Turning adhesion on or off to open new possibilities for process control
Advanced manufacturing processes require methods to delicately handle fragile materials. Certain materials are too compliant and brittle to transfer them with vacuum or mechanical handling, and traditional adhesives may leave behind an unacceptable residue.
Some researchers have experimented with bio-inspired adhesion, but these systems are difficult to apply on an industrial scale. A way to temporarily adhere to surfaces during assembly would open up new methods of manufacturing for semiconductors, electronics, and other products.
Researchers at the University of Pennsylvania have developed a new tunable composite material with high adhesion under normal loading and weak adhesion when shear is applied, making the surface adhesion easily controllable.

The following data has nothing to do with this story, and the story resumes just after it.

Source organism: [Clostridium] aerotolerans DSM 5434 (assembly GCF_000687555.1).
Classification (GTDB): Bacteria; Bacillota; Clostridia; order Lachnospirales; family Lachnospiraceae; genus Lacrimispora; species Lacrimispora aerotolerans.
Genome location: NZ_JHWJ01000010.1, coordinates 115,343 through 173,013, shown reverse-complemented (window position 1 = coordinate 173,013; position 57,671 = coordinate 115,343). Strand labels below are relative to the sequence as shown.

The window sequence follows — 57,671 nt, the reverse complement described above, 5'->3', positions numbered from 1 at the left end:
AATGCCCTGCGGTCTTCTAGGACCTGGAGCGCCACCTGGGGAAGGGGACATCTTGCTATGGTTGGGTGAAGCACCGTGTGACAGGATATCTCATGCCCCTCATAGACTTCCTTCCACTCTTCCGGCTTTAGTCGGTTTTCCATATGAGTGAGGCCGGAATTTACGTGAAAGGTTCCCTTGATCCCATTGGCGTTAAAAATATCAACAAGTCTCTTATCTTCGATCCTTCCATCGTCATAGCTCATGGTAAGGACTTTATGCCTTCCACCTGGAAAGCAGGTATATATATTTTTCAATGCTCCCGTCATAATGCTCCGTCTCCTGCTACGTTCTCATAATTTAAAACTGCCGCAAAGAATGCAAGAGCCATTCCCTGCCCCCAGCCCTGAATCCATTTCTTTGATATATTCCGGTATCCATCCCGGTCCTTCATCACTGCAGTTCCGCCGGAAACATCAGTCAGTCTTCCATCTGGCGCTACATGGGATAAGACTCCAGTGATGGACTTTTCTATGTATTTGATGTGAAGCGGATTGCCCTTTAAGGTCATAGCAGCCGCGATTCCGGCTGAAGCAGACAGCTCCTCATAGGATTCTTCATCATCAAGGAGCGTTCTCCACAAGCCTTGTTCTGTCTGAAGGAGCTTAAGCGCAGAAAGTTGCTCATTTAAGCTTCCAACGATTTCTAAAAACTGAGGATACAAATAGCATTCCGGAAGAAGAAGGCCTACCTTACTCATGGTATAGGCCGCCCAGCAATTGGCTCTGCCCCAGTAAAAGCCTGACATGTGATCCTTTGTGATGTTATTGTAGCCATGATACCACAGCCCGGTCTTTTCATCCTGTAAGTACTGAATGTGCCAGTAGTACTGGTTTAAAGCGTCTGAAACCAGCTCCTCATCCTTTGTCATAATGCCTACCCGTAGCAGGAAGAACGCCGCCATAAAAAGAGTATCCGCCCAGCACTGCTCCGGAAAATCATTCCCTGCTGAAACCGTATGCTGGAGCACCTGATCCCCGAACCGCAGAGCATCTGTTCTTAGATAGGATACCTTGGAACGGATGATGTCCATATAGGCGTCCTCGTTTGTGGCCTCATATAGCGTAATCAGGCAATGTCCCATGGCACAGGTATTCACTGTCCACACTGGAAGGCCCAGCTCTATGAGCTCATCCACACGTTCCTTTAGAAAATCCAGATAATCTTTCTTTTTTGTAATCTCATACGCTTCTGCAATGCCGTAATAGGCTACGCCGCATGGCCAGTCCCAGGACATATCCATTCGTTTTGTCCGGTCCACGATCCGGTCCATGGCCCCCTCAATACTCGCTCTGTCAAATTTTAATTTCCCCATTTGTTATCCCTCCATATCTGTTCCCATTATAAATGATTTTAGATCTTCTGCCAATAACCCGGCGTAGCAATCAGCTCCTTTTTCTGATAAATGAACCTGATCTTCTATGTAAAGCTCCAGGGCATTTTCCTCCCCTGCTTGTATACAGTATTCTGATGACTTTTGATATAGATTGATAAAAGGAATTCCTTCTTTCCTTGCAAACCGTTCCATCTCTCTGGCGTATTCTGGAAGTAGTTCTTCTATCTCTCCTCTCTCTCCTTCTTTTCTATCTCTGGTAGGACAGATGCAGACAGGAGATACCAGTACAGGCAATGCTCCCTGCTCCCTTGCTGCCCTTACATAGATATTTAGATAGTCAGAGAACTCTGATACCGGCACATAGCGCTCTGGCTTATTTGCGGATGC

A micro-scale composite structure is patterned using a stiff post surrounded by a compliant core. A contact surface made up of an array of these posts has strong adhesion in the normal direction but can be easily removed by applying a shear force. This makes manipulation of thin layers of delicate material possible, because no damaging handling forces are applied, and no residue is left behind.
Adhesive contact surfaces that use this method can easily be produced on a large scale, making this technology a practical solution as an applied process improvement.
Kevin Turner (http://turner.seas.upenn.edu/)
- Control over adhesion with no residue or handling damage
- Easy to manufacture and scale to component-size structures
Stage of Development:
Prototype developed on the scale of 1.5” x 1.5”
Patent application pending
License or Sponsored Research
Docket # 14-7050